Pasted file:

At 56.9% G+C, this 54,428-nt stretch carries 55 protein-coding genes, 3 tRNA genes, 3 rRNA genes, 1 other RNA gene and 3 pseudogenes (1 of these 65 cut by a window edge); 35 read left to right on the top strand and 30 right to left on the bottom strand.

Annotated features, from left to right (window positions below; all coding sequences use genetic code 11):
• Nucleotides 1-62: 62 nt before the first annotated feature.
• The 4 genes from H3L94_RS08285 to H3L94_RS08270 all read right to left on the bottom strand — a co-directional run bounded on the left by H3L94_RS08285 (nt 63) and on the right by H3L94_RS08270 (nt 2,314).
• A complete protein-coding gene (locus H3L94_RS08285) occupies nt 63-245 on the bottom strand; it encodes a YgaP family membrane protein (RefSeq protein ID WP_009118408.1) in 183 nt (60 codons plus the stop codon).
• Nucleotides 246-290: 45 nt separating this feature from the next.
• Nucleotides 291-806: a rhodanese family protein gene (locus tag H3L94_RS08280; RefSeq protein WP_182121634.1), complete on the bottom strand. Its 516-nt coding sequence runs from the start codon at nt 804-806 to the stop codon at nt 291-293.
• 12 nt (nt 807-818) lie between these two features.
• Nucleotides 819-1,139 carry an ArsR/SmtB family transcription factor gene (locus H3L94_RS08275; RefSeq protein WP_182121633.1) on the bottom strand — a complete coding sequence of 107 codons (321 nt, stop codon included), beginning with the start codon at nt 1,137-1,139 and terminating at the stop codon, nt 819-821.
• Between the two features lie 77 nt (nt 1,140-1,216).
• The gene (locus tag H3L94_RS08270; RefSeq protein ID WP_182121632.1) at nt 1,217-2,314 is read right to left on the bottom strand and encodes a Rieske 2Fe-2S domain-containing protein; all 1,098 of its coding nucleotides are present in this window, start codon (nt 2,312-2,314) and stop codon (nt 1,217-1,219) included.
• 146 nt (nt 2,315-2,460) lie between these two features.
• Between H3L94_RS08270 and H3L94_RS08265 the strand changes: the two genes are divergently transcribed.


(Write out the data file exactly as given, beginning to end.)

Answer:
At 56.9% G+C, this 54,428-nt stretch carries 55 protein-coding genes, 3 tRNA genes, 3 rRNA genes, 1 other RNA gene and 3 pseudogenes (1 of these 65 cut by a window edge); 35 read left to right on the top strand and 30 right to left on the bottom strand.

Annotated features, from left to right (window positions below; all coding sequences use genetic code 11):
• Nucleotides 1-62: 62 nt before the first annotated feature.
• The 4 genes from H3L94_RS08285 to H3L94_RS08270 all read right to left on the bottom strand — a co-directional run bounded on the left by H3L94_RS08285 (nt 63) and on the right by H3L94_RS08270 (nt 2,314).
• A complete protein-coding gene (locus H3L94_RS08285) occupies nt 63-245 on the bottom strand; it encodes a YgaP family membrane protein (RefSeq protein ID WP_009118408.1) in 183 nt (60 codons plus the stop codon).
• Nucleotides 246-290: 45 nt separating this feature from the next.
• Nucleotides 291-806: a rhodanese family protein gene (locus tag H3L94_RS08280; RefSeq protein WP_182121634.1), complete on the bottom strand. Its 516-nt coding sequence runs from the start codon at nt 804-806 to the stop codon at nt 291-293.
• 12 nt (nt 807-818) lie between these two features.
• Nucleotides 819-1,139 carry an ArsR/SmtB family transcription factor gene (locus H3L94_RS08275; RefSeq protein WP_182121633.1) on the bottom strand — a complete coding sequence of 107 codons (321 nt, stop codon included), beginning with the start codon at nt 1,137-1,139 and terminating at the stop codon, nt 819-821.
• Between the two features lie 77 nt (nt 1,140-1,216).
• The gene (locus tag H3L94_RS08270; RefSeq protein ID WP_182121632.1) at nt 1,217-2,314 is read right to left on the bottom strand and encodes a Rieske 2Fe-2S domain-containing protein; all 1,098 of its coding nucleotides are present in this window, start codon (nt 2,312-2,314) and stop codon (nt 1,217-1,219) included.
• 146 nt (nt 2,315-2,460) lie between these two features.
• Between H3L94_RS08270 and H3L94_RS08265 the strand changes: the two genes are divergently transcribed.